So much is going on in Jerusalem these days with protests over excavations that I’m not even trying to keep up with it on this blog.  Paleojudaica stays right on top of it with his “Temple Mount Watch” so that’s the place to go for twice-daily doses.  Instead, I offer a few brief comments.

The Washington Post on Sunday had a pretty balanced article concerning Jewish construction in the Old City.  Of course, there are things I think could have been said better, but overall it’s a helpful read on a controversial subject (which is going to get even more heated in months/years to come, I predict).

Today’s Jerusalem Post has an article on “finds” already from the Temple Mount ramp excavation. 

There’s no real content to the article; mostly it is what they expect to find, which is pretty obvious to anyone who knows about the excavations to the south.  I think the article is an archaeologist’s attempt to try to stem the increasing tide of those calling for the excavation to stop.  BTW, they’ve been digging for about a week and have already dug down three meters?  That makes me wonder if R. A. S. Macalister is in charge of this project.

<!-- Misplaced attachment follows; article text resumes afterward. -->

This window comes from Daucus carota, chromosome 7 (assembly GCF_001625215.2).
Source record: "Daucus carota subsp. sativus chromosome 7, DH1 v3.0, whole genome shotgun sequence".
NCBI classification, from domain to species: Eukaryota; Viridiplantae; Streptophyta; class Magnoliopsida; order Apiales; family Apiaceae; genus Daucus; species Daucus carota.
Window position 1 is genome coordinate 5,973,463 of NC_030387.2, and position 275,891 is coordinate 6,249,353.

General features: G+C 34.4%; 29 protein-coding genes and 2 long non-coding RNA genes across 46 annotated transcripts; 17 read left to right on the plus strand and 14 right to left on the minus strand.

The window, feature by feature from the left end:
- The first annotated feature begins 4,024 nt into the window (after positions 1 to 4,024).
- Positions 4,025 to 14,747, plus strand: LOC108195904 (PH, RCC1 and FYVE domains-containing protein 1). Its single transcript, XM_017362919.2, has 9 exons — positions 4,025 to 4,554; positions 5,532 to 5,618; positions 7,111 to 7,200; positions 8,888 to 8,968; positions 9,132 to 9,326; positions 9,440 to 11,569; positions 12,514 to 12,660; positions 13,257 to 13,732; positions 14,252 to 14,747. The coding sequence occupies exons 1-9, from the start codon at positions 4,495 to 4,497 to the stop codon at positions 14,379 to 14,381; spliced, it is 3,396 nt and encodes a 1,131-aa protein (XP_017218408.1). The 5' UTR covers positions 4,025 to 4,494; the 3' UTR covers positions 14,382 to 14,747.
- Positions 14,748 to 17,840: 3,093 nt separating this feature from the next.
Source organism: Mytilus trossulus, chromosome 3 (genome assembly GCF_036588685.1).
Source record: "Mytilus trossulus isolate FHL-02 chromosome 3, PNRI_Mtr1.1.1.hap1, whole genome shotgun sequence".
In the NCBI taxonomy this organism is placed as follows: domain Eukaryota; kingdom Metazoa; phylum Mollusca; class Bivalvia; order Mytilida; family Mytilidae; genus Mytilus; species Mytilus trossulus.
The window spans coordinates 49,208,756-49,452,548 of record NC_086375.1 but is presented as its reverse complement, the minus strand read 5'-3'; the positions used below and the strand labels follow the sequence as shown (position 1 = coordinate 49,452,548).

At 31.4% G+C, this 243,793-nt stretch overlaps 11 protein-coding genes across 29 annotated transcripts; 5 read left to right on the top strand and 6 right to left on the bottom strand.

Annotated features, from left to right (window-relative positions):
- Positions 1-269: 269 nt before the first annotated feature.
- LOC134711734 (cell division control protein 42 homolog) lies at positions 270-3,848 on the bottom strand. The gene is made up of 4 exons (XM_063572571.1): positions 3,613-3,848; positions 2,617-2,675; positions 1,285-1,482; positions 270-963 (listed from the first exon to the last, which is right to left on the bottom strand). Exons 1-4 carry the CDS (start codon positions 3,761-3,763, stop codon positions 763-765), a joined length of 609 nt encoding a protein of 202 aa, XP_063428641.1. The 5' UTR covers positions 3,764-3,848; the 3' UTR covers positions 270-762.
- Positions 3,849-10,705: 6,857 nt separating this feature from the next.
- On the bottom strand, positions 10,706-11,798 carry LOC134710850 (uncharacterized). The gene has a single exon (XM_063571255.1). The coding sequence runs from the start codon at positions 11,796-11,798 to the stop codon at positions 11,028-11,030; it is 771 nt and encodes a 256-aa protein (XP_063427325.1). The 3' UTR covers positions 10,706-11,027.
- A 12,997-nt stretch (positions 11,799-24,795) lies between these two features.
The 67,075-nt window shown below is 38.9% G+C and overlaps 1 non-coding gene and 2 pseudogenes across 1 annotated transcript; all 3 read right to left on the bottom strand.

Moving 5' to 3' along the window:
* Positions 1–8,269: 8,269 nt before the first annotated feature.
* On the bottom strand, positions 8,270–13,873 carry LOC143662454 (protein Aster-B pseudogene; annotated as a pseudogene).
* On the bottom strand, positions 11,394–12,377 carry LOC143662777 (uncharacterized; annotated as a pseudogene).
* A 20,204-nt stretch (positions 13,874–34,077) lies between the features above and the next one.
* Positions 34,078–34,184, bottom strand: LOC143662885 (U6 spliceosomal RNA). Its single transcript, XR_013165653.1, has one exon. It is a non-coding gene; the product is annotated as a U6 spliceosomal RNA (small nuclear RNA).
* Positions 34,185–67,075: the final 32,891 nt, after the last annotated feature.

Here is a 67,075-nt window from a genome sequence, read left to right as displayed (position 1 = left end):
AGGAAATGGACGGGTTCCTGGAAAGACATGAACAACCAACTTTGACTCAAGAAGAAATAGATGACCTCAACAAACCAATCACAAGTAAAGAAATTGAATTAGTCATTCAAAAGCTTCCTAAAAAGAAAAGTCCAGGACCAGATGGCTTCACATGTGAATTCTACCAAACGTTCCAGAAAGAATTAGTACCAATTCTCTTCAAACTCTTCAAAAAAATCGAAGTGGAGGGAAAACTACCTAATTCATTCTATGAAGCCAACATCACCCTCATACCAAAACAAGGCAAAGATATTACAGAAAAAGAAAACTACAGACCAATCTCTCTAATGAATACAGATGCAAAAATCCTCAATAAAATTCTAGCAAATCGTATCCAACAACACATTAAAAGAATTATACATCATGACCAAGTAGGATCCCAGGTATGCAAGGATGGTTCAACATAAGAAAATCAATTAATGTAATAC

The reason why the excavation should not be stopped: it gives Muslims de facto sovereignty over the Western Wall area.

Some articles are quoting Meir Ben Dov as a Jerusalem archaeologist claiming the excavation is unnecessary and provocative.  In the newspaper to those not familiar with Jerusalem politics, Ben Dov could be any average scholar.  In fact, he is widely scorned by those in his profession.  He’s the one archaeologist the journalists can find to give them an “alternate viewpoint.”

Would you rather learn something useful about Jerusalem instead of spending lots of time on endless controversies which will all pass?  Here are three great books about archaeology around the Temple Mount:

Leen Ritmeyer, The Quest: Revealing the Temple Mount in Jerusalem.  Very new, very good.  $60, and worth it.

Eilat Mazar, The Complete Guide to the Temple Mount Excavations.  (Out of print; used ones here).

Ronny Reich, Jerusalem Archaeological Park.  (1 at Eisenbrauns; used ones here.)

The best book on Jerusalem overall is still Hershel Shanks, Jerusalem: An Archaeological Biography.  Twelve years old, but most is still accurate and you can’t beat the illustrations.

Elsewhere, I am working on a phenomenal collection of old materials on the Temple Mount and Jerusalem by early explorers in the 1800s.  I hope to have that available later this year.